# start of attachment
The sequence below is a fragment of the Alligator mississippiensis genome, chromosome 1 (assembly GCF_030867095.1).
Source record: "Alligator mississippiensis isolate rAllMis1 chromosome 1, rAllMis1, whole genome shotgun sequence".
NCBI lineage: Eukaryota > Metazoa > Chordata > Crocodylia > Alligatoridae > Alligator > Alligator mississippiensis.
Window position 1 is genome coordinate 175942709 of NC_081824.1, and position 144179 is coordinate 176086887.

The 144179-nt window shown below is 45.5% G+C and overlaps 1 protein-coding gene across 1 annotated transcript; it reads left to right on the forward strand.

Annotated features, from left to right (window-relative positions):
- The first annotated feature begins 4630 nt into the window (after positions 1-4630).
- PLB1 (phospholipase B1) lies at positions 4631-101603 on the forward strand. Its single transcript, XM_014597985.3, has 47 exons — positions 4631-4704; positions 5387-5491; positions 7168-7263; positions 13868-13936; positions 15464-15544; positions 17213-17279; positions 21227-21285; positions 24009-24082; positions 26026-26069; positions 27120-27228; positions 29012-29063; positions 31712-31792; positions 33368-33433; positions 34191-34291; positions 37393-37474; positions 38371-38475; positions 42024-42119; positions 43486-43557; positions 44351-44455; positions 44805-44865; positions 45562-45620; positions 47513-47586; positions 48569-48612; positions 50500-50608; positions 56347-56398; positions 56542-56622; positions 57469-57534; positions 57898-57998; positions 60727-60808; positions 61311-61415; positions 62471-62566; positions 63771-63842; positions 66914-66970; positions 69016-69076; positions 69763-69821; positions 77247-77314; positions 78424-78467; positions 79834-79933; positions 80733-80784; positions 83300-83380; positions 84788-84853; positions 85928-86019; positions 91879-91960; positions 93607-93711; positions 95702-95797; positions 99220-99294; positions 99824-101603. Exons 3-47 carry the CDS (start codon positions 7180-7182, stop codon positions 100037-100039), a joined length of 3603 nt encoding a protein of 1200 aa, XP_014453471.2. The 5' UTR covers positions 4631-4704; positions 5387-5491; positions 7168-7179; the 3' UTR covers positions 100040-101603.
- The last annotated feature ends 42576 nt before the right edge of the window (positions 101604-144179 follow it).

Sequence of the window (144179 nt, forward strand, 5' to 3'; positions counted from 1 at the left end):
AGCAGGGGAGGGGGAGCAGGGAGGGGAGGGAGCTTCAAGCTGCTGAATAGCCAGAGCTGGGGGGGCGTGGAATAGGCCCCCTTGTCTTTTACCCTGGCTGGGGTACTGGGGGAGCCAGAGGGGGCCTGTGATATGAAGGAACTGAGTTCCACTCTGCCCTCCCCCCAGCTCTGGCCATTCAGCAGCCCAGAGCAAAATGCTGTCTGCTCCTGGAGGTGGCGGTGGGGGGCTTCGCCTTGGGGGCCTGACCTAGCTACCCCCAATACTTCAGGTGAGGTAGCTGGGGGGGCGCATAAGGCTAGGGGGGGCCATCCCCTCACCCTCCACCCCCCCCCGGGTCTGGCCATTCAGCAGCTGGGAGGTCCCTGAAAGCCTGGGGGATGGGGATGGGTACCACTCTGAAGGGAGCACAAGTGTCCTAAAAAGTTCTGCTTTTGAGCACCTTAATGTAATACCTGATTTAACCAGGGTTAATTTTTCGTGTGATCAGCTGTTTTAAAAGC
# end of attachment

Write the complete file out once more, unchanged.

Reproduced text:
The sequence below is a fragment of the Alligator mississippiensis genome, chromosome 1 (assembly GCF_030867095.1).
Source record: "Alligator mississippiensis isolate rAllMis1 chromosome 1, rAllMis1, whole genome shotgun sequence".
NCBI lineage: Eukaryota > Metazoa > Chordata > Crocodylia > Alligatoridae > Alligator > Alligator mississippiensis.
Window position 1 is genome coordinate 175942709 of NC_081824.1, and position 144179 is coordinate 176086887.

The 144179-nt window shown below is 45.5% G+C and overlaps 1 protein-coding gene across 1 annotated transcript; it reads left to right on the forward strand.

Annotated features, from left to right (window-relative positions):
- The first annotated feature begins 4630 nt into the window (after positions 1-4630).
- PLB1 (phospholipase B1) lies at positions 4631-101603 on the forward strand. Its single transcript, XM_014597985.3, has 47 exons — positions 4631-4704; positions 5387-5491; positions 7168-7263; positions 13868-13936; positions 15464-15544; positions 17213-17279; positions 21227-21285; positions 24009-24082; positions 26026-26069; positions 27120-27228; positions 29012-29063; positions 31712-31792; positions 33368-33433; positions 34191-34291; positions 37393-37474; positions 38371-38475; positions 42024-42119; positions 43486-43557; positions 44351-44455; positions 44805-44865; positions 45562-45620; positions 47513-47586; positions 48569-48612; positions 50500-50608; positions 56347-56398; positions 56542-56622; positions 57469-57534; positions 57898-57998; positions 60727-60808; positions 61311-61415; positions 62471-62566; positions 63771-63842; positions 66914-66970; positions 69016-69076; positions 69763-69821; positions 77247-77314; positions 78424-78467; positions 79834-79933; positions 80733-80784; positions 83300-83380; positions 84788-84853; positions 85928-86019; positions 91879-91960; positions 93607-93711; positions 95702-95797; positions 99220-99294; positions 99824-101603. Exons 3-47 carry the CDS (start codon positions 7180-7182, stop codon positions 100037-100039), a joined length of 3603 nt encoding a protein of 1200 aa, XP_014453471.2. The 5' UTR covers positions 4631-4704; positions 5387-5491; positions 7168-7179; the 3' UTR covers positions 100040-101603.
- The last annotated feature ends 42576 nt before the right edge of the window (positions 101604-144179 follow it).

Sequence of the window (144179 nt, forward strand, 5' to 3'; positions counted from 1 at the left end):
AGCAGGGGAGGGGGAGCAGGGAGGGGAGGGAGCTTCAAGCTGCTGAATAGCCAGAGCTGGGGGGGCGTGGAATAGGCCCCCTTGTCTTTTACCCTGGCTGGGGTACTGGGGGAGCCAGAGGGGGCCTGTGATATGAAGGAACTGAGTTCCACTCTGCCCTCCCCCCAGCTCTGGCCATTCAGCAGCCCAGAGCAAAATGCTGTCTGCTCCTGGAGGTGGCGGTGGGGGGCTTCGCCTTGGGGGCCTGACCTAGCTACCCCCAATACTTCAGGTGAGGTAGCTGGGGGGGCGCATAAGGCTAGGGGGGGCCATCCCCTCACCCTCCACCCCCCCCCGGGTCTGGCCATTCAGCAGCTGGGAGGTCCCTGAAAGCCTGGGGGATGGGGATGGGTACCACTCTGAAGGGAGCACAAGTGTCCTAAAAAGTTCTGCTTTTGAGCACCTTAATGTAATACCTGATTTAACCAGGGTTAATTTTTCGTGTGATCAGCTGTTTTAAAAGC